Blockchain can help filter the fake news dilemma
- Blockchain-based solutions have the potential to change the way information is produced and disseminated while playing a major role to tackle disinformation over the longer term
- Due to its traceability, transparency, and decentralization nature of the blockchain, the problem of fake news can be handled effectively
Gartner predicts that the majority of individuals in developed economies will consume more false than true information by 2022. While trust in mass media and established institutions is declining, the use of online social media to connect is rising sharply and it has become an important source for the distribution of digital deception. Researchers claim that although fake news detection could be a complicated process, the traceability of the data, the communications architecture, and the transactions, can be controlled.
That being said, blockchain and other Distributed Ledger Technologies (DLTs) are the rising technologies that can help to combat digital deception. These technologies enable privacy, security, and trust in a decentralized Peer-to-Peer (P2P) network without any central managing authority. In fact, as blockchain gains credibility, it is being piloted for uses never before considered. Groups, as varied as newsrooms, nonprofits, major corporations, and start-ups, are all eagerly pursuing the technology to create distributed, transparent networks for reliable media and digital information.
How does blockchain help?
The main issue about fake news is the rapid speed with which it disseminates. While false information has always existed, the internet makes it worse every year. The high speed of fake news sharing has the potential to directly affect public relations and have serious political and economic consequences that are sometimes difficult to predict.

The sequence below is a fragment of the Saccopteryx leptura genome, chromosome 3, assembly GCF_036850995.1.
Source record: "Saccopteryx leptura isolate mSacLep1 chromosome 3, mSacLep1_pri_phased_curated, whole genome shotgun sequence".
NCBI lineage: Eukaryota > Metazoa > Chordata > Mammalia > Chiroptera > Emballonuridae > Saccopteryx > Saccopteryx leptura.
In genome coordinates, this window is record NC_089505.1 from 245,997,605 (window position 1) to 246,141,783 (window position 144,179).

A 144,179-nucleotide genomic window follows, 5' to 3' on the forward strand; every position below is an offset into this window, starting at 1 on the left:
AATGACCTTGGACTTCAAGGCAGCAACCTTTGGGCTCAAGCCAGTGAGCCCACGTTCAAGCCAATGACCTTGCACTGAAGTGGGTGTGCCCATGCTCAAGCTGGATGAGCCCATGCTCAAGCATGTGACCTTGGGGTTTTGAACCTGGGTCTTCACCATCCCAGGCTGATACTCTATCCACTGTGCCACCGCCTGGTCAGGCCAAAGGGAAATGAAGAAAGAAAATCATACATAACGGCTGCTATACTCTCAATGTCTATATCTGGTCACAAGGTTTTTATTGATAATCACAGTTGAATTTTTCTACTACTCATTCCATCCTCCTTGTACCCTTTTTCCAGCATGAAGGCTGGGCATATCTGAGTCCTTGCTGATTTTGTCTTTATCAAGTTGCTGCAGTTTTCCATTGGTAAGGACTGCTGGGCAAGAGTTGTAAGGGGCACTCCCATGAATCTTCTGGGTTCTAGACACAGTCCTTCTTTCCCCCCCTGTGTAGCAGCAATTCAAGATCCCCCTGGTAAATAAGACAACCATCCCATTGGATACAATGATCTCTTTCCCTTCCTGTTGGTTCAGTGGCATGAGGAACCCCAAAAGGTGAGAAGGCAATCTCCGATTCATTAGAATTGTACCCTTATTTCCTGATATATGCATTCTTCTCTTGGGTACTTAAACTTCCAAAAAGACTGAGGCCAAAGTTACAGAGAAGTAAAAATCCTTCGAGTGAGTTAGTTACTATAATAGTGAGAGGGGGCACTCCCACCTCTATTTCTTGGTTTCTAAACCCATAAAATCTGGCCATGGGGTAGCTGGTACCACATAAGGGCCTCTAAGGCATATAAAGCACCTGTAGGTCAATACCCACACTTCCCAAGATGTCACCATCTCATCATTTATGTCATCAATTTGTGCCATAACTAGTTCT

For decades, manual fact-checking was the way to go, before technologies for fighting fake news, like automated source finding, or an anti-plagiarism system came about. Then came projects and studies on using various machine learning techniques to identify inaccurate information. These projects are most often based on stylistic analysis of texts and a model that has been trained on fake-news text examples. Nonetheless, there are also limitations here, such as the collection and markup of the database, as it is a very time-consuming process.
However, there are examples of successful projects, such as when Twitter acquired a British artificial intelligence-based startup to help it combat the amount of fake news being spread on its platform. While blockchain, a relatively new technology, won’t necessarily stop people from posting false information, it could, at minimum, foster a new sense of trust in what they see online by making it easier to track and verify. Such efforts could also encourage the public to exercise a healthier skepticism of online media overall.
According to a recent report from Gartner, Predicts 2020: Blockchain Technology, by 2023, up to 30% of world news and video content will be authenticated as real by blockchain ledgers, countering Deep Fake technology. Gartner also stated that The New York Times is one of the first major news publications to test blockchain to authenticate news photographs and video content. The newspaper’s Research and Development team and IBM have partnered on the News Provenance Project, which uses Hyperledger Fabric’s permissioned blockchain to store “contextual metadata.” That metadata includes when and where a photo or video was shot, who took it, and how and when it was edited and published.
That said, with the help of blockchain platforms, news sites can increase their transparency, and getting to the source of misinformation will become much easier and faster. Not only will this help another end-user verify the information, but it will also provide evidence of the metadata collected at each stage.
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